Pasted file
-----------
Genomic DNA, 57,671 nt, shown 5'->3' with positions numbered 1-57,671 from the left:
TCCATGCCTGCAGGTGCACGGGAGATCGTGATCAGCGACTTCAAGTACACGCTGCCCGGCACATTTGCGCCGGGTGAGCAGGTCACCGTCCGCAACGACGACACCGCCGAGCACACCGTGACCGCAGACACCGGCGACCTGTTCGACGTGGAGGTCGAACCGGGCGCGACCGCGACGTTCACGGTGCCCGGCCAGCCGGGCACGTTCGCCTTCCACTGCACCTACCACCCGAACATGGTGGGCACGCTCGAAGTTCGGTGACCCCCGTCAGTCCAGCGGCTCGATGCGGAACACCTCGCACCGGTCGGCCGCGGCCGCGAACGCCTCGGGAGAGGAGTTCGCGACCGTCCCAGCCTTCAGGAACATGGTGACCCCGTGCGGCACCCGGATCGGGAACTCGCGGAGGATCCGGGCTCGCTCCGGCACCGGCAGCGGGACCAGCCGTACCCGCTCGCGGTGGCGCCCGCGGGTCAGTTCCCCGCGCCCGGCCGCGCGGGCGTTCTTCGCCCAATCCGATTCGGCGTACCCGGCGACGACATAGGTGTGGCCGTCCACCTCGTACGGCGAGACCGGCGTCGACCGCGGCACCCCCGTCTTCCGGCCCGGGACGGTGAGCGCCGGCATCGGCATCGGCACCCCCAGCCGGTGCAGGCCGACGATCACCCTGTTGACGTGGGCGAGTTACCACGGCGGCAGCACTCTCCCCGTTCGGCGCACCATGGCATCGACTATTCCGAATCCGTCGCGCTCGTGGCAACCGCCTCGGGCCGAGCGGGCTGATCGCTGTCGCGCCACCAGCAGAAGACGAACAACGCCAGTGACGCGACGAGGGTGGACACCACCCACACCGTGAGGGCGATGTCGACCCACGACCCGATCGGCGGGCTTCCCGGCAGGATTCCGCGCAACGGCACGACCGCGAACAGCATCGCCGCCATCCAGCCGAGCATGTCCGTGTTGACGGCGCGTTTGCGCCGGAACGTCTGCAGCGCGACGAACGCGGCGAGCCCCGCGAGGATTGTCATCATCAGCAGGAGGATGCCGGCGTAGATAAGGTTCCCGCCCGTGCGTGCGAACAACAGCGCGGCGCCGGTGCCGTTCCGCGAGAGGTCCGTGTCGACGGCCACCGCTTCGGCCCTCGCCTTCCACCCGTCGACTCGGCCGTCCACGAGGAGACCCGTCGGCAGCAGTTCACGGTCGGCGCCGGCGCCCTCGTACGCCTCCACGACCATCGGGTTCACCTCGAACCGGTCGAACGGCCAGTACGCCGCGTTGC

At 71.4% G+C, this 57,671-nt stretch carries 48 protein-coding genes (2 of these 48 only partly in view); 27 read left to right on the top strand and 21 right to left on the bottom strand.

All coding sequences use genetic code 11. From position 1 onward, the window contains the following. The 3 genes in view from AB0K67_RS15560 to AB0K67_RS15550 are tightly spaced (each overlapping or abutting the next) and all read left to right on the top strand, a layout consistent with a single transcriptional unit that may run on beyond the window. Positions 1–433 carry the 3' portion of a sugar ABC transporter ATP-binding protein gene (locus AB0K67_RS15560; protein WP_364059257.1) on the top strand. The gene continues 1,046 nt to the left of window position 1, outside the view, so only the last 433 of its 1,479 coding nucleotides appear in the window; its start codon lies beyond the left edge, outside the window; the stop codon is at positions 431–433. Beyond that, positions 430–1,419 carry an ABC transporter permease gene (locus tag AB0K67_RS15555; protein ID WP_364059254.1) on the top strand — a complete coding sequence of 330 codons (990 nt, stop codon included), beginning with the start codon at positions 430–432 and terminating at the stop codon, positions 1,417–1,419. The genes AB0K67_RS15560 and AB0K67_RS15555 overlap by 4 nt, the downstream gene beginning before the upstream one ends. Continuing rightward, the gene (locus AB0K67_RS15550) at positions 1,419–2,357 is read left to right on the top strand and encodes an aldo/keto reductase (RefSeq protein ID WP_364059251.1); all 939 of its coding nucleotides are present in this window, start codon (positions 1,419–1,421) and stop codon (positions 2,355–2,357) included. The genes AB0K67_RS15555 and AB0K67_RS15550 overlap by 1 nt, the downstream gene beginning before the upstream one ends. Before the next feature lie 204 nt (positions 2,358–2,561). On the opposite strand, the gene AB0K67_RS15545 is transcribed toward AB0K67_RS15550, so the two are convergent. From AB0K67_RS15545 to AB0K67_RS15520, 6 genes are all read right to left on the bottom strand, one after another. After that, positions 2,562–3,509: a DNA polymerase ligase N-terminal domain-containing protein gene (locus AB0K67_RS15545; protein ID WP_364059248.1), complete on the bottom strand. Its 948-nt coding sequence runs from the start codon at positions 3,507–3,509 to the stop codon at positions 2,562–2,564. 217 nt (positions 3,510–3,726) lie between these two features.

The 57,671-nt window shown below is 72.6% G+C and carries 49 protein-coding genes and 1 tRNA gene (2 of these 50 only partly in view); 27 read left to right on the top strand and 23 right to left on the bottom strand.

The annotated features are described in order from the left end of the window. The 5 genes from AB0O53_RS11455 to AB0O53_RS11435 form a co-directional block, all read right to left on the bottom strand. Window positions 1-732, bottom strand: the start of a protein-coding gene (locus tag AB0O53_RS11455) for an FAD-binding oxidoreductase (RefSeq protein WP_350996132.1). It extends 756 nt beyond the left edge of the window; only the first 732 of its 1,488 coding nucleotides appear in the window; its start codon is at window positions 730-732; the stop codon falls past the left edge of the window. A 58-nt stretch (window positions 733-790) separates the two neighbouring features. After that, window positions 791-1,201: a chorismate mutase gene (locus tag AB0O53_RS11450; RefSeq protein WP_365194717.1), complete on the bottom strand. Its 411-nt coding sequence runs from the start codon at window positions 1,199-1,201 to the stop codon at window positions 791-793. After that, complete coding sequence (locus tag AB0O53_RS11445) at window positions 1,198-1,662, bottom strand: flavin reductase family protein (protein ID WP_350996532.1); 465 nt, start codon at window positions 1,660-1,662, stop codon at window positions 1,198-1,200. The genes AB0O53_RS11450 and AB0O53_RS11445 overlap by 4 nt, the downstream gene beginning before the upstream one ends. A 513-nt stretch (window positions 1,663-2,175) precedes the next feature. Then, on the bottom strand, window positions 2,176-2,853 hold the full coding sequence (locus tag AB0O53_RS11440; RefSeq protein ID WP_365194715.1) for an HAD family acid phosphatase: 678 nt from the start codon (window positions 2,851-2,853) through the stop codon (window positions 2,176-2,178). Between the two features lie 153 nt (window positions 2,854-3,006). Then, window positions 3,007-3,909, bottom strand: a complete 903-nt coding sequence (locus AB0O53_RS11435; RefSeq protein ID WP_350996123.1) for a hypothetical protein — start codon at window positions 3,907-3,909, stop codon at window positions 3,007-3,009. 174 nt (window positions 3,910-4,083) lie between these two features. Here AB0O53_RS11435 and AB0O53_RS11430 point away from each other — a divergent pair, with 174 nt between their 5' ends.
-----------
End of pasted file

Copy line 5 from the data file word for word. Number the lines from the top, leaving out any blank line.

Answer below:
The 57,671-nt window shown below is 72.6% G+C and carries 49 protein-coding genes and 1 tRNA gene (2 of these 50 only partly in view); 27 read left to right on the top strand and 23 right to left on the bottom strand.